5 Tips to Improve Your Lino Print Art

5 Tips to Improve Your Lino Print Art

If you are new to linocut printmaking you may be starting to realise that there is a lot to learn about this wonderful process and many things that need to be considered to achieve stunning lino print arts, such as: What type of ink to use? Which tools to buy? How much ink do you need to roll on your carved block? We have put together five tips that we think will help, as sometimes just a few small changes can make a huge difference.

1. Keep your tools sharp

Flexcut SlipStrop and honing compound 

To create beautiful prints with varied and interesting marks you will need a good set of tools. Lino cutting tools come in a range of shapes and sizes from a very small ‘v’ shape for carving tiny details and thin lines to much larger ‘u’ shape gauges for bolder cuts or clearing large areas. Tools also come with a range of price tags, but if you’re not ready to fork out on a very expensive set just yet, the good news is there are plenty of affordable tools out there to get you started. Regardless of which tools you choose, it is essential that they are kept sharp; carving your design with blunt tools (even very expensive ones) can tear the lino, give you less control and can make you slip.


Using a strop and a polishing compound to remove the burr from your tool’s edges will keep them nicely honed, especially if you do this before every carving session. While honing your tools with a strop is something that you can easily do yourself, and there are lots of videos online to show you how, we would always recommend leaving sharpening to the experts - especially if you have treated yourself to a more expensive set. Remember when carving, cut away from your hand and always keep your fingers behind the tool, you want your lovely sharp tools to glide through the lino, not your finger!

2. Test print as you go

Rubbing taken with a graphite stick

It can be very easy to get bogged down in the detail and confused by the positive and negative space of your print during the cutting process, so it’s a good idea to do regular test prints when carving.
A quick and less messy way to do this is to take a rubbing from the surface of your block. Place a thin sheet of paper (regular printer paper will do) over the top and use a graphite stick, wax crayon or charcoal to rub over the raised areas. This will give you a really good idea of what your design will look like when it's printed.

3. Registration


Making some form of registration system to mark out the position of where you need to place your paper before you ink your lino and start printing, will prevent you from getting wonky prints! This can be simple pencil drawn guidelines, drawing round your block on to a paper template, or you could use masking tape to mark out where to put your block and paper.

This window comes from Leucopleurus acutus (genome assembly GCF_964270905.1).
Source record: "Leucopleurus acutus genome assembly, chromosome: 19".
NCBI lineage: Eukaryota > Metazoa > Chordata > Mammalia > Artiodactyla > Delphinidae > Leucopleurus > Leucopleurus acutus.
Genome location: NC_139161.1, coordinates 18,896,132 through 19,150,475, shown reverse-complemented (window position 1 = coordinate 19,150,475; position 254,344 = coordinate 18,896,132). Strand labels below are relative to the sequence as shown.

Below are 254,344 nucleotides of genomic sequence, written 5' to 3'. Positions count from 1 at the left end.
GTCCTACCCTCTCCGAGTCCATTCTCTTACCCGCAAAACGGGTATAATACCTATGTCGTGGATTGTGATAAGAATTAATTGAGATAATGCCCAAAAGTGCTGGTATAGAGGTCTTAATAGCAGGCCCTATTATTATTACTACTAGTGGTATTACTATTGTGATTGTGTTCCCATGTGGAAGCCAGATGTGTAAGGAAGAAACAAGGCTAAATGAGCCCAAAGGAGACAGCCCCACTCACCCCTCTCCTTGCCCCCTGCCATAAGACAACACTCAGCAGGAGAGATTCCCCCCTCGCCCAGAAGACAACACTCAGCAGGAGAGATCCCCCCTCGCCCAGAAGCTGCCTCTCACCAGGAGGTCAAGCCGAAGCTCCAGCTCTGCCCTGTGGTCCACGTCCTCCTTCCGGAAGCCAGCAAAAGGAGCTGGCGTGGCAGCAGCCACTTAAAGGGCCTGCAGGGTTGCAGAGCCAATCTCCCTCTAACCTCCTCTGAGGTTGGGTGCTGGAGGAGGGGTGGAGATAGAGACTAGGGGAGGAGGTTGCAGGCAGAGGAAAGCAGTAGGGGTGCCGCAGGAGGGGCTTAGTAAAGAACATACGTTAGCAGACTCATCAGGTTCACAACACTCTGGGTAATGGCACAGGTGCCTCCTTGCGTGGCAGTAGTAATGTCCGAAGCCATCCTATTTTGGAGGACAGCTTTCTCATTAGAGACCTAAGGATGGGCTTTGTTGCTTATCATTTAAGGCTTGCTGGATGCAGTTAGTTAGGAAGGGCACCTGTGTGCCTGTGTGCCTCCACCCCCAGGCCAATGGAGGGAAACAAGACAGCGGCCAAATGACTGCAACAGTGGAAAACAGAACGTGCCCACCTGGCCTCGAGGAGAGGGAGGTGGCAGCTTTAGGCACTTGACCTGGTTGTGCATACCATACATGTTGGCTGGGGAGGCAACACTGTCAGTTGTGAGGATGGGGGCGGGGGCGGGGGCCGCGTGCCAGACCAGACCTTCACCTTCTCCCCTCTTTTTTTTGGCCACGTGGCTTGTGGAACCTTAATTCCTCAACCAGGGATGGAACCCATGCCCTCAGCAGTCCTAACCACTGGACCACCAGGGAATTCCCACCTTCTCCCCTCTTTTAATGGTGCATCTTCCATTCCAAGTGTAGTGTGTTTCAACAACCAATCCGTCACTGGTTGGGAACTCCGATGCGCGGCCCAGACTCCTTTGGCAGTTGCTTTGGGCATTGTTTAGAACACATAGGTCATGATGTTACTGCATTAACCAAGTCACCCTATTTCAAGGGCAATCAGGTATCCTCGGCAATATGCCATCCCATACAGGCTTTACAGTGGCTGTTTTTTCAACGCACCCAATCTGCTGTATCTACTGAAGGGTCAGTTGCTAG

To be certain that your block will print in the exact same place every time and to avoid any slippage, you might also opt for a pin and tab registration system. Any slight movement when printing will be noticeable, creating a smudge or making your precisely cut lines look fuzzy. This can be really annoying when you have spent time perfectly inking your block.

4. What is the best ink to use for a lino print?


There are two main kinds of printmaking ink to choose from, water-based and oil-based, but there are many different brands offering slightly different variations of the two, so it can become very confusing knowing which to buy. Some printmakers opt for water-based inks as they are easier to clean up and dry quickly, which is especially useful when printing multiple layers.

Oil-based inks do take longer to dry, but we highly recommend using them as they are far easier to work with and will get you better results because of their durability and pigment intensity. You can buy excellent quality oil-based inks that wash away safely with liquid soap and water, without the need for harsh solvents, such as white spirit, to clean up.

If you’re in a hurry for your prints to dry, you can speed up the drying time considerably by adding a drop of cobalt driers to your ink, but you will need to be careful as these are quite toxic and can also make your finished print shiny. It is important to remember that drying times can also be affected by temperature and humidity, the thickness of the ink and the type of paper that you use.

5. Inking Up


Inking up your newly carved lino block is harder than it looks, and a badly inked block can lead to a patchy print if under-inked, or loss of detail if you over-ink and flood the design. Getting just the right amount of ink takes a little bit of practice and you may need to do a few test prints until you get it right.

When you’re ready to print, make sure that your block and work area are free from any dirt or grease or stray bits of cut lino which will create small white patches on your print. Roll out a thin layer of ink on to a flat, smooth surface (a glass slab is ideal), until you have an even solid block of colour, just thick enough not to be able to see through it. When rolled out to the right thickness the ink should only have a slight texture with no peaks and make a sort of hiss sound when the roller goes over it, rather than a sticky sound. Roll the ink over your carved block, moving the roller in several different directions until it's covered, holding the block tilted towards the light will help you see if you have inked the whole area evenly before you print. You may find you have to do two or three test prints to build up a thin layer of ink on the block and achieve a solid transfer of ink onto the paper.

We hope you find our tips useful. Remember, cutting, inking, and printing needs to be learnt and practiced like any other skills; keep experimenting, be patient and don't be afraid to make mistakes.